For the final time before the Texas Longhorns start gameweek preparations for the Wyoming game in 10 days, head coach met with the media on Wednesday afternoon to share his thoughts on the state of the team and release a depth chart that included a starting quarterback for the first time in many, many months.
Here are 10 thoughts on the availability:
- True freshman Daje Johnson, who appeared poised to take over the so-called "T&Z" role that was created in an effort to get senior DJ Monroe the football in space and use him more as a wide receiver, was suspended for the Wyoming game for an unspecific violation of team rules. The rumor is that Johnson missed curfew at some point this fall.
- Mack Brown fired a volley across the bow of those who believe that he withholds or fudges injury information, pointing out that the training staff and running back Joe Bergeron believed that the then-freshman back suffered a cramp in the Texas Tech game that ended up being a hamstring injury. Brown also said that the training staff simply didn't know that neither Brown nor Bergeron would be healthy enough to play against Missouri, despite expectations that they could. Time to reduce the skepticism there, perhaps? Mack clearly thinks so. In happier news, Brown said that the team has suffered fewer injuries than ever, particularly leg injuries, citing the influence of the new-ish S&C staff, as well as the new team nutritionist. A nutritionist! How cutting edge.
- The plan is still to play both quarterbacks, even though Ash has been named the starter. Brown said that both have improved significantly since the spring, that he believes the competition through the summer was valuable in keeping both motivated, and that McCoy is a leader for the younger players, while Ash has improved his confidence in the huddle.
- DJ Monroe could be the major beneficiary of the suspension of Johnson. Brown said Monroe is catching the ball better and that he's putting in the effort to get on the field. Speaking of skepticism...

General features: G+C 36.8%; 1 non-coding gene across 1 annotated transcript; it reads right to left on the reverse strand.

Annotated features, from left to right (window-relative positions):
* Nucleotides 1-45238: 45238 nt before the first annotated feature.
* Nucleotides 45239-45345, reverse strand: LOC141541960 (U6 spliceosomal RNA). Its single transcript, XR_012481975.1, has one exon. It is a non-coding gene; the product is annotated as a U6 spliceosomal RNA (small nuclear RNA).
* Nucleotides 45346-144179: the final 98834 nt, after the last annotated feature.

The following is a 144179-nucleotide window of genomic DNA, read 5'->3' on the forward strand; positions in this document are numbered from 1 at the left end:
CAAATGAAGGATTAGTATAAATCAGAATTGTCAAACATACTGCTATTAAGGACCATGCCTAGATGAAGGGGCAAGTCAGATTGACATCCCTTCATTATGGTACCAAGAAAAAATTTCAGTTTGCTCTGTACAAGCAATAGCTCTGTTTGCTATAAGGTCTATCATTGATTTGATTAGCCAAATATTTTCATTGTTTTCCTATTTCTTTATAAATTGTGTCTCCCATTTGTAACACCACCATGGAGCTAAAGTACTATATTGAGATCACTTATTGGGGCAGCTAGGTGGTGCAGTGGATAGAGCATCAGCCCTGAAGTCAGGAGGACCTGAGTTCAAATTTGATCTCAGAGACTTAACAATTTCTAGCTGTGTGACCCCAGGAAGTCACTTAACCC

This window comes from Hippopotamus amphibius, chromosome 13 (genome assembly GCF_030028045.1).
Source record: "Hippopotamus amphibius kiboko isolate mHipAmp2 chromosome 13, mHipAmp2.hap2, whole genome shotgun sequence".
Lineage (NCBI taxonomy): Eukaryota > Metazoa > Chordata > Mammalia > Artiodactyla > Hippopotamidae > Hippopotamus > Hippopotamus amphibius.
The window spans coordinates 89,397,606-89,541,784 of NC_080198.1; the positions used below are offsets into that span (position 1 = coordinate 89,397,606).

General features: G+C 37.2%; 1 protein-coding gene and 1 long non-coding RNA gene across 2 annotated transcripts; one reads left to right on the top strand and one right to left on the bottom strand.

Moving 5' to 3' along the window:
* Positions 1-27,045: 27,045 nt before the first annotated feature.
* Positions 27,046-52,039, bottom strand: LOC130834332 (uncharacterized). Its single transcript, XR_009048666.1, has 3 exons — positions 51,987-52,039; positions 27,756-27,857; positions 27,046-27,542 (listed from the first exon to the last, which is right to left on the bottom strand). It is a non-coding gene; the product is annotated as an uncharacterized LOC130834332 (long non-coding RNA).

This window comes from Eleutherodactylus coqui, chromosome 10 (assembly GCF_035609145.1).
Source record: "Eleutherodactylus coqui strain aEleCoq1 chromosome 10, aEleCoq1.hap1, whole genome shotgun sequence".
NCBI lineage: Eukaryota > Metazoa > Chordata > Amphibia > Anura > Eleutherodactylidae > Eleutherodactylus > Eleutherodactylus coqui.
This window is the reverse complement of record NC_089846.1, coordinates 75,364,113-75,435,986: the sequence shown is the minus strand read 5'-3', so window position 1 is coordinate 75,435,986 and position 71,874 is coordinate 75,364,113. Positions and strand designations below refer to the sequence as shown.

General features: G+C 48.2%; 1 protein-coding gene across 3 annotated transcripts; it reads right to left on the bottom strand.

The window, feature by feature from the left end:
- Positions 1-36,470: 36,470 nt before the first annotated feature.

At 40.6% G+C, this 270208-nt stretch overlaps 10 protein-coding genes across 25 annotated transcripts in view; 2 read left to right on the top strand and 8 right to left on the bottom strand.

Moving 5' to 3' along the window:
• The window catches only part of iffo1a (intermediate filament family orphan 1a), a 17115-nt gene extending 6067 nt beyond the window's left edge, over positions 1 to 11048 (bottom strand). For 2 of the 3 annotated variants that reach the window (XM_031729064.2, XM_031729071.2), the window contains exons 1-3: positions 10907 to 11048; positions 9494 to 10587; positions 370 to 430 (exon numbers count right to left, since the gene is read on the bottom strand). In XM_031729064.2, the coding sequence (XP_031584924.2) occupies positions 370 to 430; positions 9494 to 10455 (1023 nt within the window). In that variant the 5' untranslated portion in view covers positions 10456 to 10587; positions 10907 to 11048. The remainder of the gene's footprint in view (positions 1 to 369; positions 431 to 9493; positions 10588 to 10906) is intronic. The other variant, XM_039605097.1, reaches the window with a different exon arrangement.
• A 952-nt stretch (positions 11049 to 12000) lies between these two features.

- Brown said that he feels that the team can once again win every game, but a mediocre effort would leave them susceptible to losing to anyone, then going on later to talk about how much Kansas could improve under Charlie Weis, lip service normally reserved for gameweek.
- For about the 100th time in the last several years, Brown talked about teams running the ball on Texas and the Longhorns not being physical enough in games against Ohio State and Alabama following the 2008 and 2009 seasons, respectively. Brown then talked about feeling sick after a game against Colorado in DKR in which the 'Horns could not run the ball effectively when necessary. It all helped spark his relative change in philosophy (returning to his old-school ground-and-pound inclinations), though he doesn't want the team to be run-first, rather preferring balance to keep defenses honest.
- The best offensive linemen in fall camp have been Trey Hopkins and Mason Walters, according to Brown. Texas obviously needs better play on the outside more than anything, but the guess here is that Donald Hawkins and Josh Cochran didn't get more credit because they have the unenviable task of going against Jackson Jeffcoat and Alex Okafor.
- The disconnect and discord that existed between the young players and the older players two years ago is now gone. Texas has been getting better leadership across the board from older players, who have been taking the freshmen under their wings, citing Jaxon Shipley and Mike Davis helping the young receivers get acclimated.
- Quandre Diggs big-timed a younger player in a meeting room, telling them to get out of his seat. Diggs pointed out that he's been around the program since he was six. Obligatory mention that Texas waited until after the second Junior Day to offer Diggs. That was nearly a catastrophe.
- Brown sounded really pleased about the progress of the kicking game. Punter Alex King has been booming punts, freshman kickoff specialist Nick Rose has been booming kicks, and the team has devoted more planning and practice time to developing special teams than ever before. The biggest room for improvement is keeping the ball into the endzone to reduce pressure on coverage teams that have struggled for years. It sounds like Rose will be able to achieve that feat.